Did Turnpike Trusts Increase Transportation Investment in Eighteenth-Century England?
AbstractTurnpike trusts were private organizations that financed road improvements by levying tolls and issuing mortgage debt. They were established by Acts of Parliament throughout the seventeenth, eighteenth, and early nineteenth centuries. The acts transferred authority from parishes to a body of trustees, composed of local landowners and merchants. Parishes financed road improvements with local property taxes; but they could not levy tolls. This article uses a new data set to show that turnpike trusts increased road expenditure, rather than replacing existing or forthcoming parish expenditure. It also illustrates how institutional changes contributed to the process of economic development in England.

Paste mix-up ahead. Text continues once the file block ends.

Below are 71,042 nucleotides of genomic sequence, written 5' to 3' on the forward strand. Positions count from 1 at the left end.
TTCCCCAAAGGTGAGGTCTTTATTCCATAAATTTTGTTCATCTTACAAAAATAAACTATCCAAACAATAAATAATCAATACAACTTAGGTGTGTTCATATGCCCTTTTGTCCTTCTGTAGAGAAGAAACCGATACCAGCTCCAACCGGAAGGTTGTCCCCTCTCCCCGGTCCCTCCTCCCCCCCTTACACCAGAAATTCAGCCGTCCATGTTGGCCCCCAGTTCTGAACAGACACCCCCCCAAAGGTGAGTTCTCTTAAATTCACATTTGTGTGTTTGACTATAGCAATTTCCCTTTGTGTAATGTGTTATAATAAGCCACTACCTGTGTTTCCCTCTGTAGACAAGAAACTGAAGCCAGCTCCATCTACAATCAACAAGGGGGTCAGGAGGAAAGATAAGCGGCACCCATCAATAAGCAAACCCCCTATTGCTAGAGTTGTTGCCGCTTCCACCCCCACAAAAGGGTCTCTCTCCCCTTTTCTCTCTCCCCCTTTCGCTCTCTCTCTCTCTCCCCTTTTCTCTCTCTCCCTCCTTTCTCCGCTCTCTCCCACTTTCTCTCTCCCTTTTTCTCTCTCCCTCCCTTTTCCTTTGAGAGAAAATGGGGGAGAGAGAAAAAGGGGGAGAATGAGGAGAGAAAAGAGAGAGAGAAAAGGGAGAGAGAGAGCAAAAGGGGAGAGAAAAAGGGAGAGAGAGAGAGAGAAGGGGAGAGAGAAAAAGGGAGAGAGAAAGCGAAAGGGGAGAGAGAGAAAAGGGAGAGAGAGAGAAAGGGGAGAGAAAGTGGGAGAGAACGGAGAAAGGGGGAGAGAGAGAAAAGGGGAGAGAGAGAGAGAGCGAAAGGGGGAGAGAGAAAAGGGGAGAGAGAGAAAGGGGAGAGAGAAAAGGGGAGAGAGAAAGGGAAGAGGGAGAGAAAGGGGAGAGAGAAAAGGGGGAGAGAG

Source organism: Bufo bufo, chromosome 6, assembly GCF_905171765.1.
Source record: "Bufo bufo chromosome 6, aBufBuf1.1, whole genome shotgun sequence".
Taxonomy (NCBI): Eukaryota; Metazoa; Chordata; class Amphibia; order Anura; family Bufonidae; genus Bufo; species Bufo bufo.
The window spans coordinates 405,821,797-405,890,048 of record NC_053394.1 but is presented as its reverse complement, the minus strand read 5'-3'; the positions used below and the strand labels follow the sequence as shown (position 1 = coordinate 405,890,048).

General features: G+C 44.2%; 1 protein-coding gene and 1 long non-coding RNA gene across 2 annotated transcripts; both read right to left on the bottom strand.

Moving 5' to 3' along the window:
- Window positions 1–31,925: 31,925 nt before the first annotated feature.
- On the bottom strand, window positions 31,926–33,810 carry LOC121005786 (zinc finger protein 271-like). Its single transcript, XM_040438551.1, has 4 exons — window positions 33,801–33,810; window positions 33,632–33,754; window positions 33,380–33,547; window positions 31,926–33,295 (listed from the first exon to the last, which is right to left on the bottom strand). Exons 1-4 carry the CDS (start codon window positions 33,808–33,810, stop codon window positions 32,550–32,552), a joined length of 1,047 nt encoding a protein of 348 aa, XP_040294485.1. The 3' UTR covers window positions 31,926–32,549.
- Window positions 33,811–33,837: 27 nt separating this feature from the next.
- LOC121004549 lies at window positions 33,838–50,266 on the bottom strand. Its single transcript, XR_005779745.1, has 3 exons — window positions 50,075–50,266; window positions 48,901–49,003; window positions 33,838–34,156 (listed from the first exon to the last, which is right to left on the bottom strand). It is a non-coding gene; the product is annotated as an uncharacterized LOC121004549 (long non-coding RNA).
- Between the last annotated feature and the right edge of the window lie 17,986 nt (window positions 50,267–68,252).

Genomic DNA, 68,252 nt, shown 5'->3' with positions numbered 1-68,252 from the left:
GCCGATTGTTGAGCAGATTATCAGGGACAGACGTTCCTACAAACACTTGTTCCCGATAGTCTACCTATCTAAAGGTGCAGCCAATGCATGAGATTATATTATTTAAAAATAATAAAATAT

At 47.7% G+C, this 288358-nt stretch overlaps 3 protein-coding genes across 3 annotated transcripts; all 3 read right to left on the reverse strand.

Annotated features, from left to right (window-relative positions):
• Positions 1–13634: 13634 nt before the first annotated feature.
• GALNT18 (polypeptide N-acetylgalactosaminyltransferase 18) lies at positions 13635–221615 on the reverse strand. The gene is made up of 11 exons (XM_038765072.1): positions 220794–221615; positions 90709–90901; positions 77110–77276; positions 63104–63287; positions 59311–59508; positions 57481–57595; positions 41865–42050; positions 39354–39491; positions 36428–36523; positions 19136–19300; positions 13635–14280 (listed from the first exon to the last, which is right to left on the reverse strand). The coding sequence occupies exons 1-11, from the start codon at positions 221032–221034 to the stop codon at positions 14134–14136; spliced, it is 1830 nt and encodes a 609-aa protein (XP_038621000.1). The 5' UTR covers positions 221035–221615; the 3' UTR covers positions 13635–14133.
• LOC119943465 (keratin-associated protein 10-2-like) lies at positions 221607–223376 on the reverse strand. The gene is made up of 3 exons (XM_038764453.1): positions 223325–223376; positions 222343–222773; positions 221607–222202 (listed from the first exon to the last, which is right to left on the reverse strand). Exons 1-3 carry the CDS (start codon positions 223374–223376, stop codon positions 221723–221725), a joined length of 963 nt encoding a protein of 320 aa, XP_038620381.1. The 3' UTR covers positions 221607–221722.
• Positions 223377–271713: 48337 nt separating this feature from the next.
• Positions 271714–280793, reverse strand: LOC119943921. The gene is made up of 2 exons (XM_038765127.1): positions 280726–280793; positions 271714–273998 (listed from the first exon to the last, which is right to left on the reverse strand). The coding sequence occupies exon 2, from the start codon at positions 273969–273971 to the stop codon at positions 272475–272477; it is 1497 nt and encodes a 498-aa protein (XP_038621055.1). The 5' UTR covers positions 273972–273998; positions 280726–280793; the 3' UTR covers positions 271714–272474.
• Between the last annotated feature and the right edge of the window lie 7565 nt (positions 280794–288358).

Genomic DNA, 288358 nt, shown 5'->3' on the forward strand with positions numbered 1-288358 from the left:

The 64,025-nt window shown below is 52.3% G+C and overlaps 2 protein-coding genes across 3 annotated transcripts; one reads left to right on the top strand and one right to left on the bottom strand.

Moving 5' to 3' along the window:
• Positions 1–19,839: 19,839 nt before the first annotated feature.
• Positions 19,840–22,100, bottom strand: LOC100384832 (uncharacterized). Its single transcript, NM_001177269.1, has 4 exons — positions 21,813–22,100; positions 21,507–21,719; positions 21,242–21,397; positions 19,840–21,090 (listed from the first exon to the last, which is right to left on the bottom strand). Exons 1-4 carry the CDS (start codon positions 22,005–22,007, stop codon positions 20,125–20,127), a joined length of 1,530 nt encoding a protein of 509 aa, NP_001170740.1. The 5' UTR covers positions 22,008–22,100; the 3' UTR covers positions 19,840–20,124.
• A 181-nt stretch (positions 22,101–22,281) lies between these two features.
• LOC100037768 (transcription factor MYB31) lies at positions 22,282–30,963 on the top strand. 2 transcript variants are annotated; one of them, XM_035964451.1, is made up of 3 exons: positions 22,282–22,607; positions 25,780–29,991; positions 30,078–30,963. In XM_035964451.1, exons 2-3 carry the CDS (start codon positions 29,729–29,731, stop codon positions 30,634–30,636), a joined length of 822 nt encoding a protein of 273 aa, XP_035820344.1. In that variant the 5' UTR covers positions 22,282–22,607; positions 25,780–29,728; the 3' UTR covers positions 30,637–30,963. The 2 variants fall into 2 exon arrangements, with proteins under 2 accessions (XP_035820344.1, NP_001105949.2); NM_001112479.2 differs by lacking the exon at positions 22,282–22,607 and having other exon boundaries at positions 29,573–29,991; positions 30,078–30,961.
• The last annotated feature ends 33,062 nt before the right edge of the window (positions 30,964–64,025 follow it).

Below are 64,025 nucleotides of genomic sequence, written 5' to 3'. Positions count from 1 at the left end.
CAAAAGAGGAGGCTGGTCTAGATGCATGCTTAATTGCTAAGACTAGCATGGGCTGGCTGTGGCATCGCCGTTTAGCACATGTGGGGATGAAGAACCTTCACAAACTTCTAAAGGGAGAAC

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Bibliographic InfoArticle provided by Cambridge University Press in its journal The Journal of Economic History.
Volume (Year): 65 (2005)
Issue (Month): 02 (June)
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